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    For PgBouncer there are a few modes it can be run in: session pooling and transaction pooling.

    There is also the statement pooling mode. Which is like transaction pooling mode, but one that doesn’t allow use of multi-statement transactions.

    What you want to more efficiently manage your connections is transaction pooling. Transaction pooling will grant a connection when you run BEGIN; and return the transaction when you COMMIT;

    I don’t know what the intention of the above sentence was. Certainly a pgBouncer instance running in transaction pooling mode will not require you to wrap every statement in a BEGIN-COMMIT block. Every statement in Postgres is already wrapped in a transaction, even simplest ones like SELECT 1;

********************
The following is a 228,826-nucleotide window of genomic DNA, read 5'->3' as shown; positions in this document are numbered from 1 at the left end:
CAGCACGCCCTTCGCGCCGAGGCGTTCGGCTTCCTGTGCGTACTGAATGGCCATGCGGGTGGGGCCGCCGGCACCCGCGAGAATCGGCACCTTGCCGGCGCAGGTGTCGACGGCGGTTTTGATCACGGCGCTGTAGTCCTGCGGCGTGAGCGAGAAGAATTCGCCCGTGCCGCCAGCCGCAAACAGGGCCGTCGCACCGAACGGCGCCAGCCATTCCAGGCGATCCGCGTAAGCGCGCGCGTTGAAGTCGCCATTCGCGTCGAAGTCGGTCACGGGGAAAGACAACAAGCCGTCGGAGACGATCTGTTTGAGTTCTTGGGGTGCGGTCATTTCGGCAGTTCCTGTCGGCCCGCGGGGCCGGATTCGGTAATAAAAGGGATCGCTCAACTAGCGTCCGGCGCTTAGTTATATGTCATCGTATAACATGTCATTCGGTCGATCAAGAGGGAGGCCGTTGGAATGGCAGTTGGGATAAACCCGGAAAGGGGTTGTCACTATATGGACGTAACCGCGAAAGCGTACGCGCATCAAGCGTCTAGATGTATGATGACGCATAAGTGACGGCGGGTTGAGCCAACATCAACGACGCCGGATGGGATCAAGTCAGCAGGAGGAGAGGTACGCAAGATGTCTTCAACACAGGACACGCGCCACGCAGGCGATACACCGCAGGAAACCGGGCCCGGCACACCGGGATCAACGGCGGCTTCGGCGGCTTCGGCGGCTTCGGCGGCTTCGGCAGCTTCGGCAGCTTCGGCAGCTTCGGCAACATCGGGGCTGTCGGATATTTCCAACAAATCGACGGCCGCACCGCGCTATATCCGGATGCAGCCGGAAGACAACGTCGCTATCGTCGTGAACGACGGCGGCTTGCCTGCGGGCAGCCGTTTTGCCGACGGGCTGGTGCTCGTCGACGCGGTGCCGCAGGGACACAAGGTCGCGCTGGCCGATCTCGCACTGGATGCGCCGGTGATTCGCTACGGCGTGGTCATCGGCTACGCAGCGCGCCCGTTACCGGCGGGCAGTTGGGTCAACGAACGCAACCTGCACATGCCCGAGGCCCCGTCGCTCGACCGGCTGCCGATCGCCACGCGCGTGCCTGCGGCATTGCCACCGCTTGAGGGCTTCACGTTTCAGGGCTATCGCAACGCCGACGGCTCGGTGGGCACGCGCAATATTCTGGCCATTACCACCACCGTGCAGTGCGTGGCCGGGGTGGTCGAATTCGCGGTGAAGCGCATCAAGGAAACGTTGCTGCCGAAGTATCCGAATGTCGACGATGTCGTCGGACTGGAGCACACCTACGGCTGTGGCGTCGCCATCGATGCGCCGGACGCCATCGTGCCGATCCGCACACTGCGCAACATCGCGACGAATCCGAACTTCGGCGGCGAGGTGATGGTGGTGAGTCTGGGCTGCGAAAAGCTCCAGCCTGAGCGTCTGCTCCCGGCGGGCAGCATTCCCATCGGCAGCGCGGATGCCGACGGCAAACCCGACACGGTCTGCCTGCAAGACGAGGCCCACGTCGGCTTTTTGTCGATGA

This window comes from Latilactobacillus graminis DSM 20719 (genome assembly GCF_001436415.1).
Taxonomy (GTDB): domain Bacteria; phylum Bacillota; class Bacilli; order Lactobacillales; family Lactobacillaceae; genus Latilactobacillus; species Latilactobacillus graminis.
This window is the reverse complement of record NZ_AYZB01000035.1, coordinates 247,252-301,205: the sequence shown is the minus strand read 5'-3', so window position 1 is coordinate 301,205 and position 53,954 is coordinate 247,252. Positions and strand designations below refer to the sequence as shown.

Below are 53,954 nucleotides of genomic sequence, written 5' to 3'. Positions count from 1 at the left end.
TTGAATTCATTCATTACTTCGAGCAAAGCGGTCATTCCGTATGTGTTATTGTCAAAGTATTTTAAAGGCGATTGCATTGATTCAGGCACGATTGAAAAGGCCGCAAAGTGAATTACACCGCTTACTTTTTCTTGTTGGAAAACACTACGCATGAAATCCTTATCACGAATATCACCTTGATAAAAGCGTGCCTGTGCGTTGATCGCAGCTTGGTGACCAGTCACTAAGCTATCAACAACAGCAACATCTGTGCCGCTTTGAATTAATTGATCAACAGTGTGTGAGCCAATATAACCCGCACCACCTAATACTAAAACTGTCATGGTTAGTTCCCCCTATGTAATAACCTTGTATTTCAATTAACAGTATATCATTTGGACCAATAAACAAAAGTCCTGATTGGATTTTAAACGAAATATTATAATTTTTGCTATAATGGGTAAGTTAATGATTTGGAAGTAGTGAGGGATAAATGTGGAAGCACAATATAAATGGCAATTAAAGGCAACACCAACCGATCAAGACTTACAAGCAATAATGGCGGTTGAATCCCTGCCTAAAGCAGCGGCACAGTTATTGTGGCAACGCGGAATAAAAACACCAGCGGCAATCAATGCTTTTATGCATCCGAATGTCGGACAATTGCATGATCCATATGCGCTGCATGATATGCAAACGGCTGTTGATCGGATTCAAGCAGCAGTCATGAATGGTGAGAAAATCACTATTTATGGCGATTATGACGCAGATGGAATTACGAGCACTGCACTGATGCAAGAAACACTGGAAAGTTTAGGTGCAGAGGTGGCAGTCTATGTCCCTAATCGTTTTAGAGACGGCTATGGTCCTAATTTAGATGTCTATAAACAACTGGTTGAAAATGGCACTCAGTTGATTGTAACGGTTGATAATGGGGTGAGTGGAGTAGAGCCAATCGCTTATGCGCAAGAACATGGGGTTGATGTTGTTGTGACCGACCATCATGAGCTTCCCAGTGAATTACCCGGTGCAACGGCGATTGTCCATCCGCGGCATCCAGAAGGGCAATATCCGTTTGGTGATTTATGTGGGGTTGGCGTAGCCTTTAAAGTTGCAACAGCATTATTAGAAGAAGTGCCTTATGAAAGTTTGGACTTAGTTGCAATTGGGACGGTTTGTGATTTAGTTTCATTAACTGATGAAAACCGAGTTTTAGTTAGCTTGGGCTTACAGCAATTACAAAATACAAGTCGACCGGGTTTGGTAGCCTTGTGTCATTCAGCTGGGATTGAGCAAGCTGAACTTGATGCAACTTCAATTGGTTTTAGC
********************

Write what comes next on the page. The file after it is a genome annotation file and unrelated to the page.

Note: with transaction pooling you do need to make sure you turn off prepared statements which Rails turns on by default.

    There are more Postgres features that transaction pooling mode will not let you use properly or at all. SET/RESET, LISTEN, currval()/lastval() are some of the more popular ones. Annoyingly, it’s popular for web frameworks to use lastval() to retrieve the id of the last inserted row (instead of utilizing Postgres’s INSERT … RETURNING …).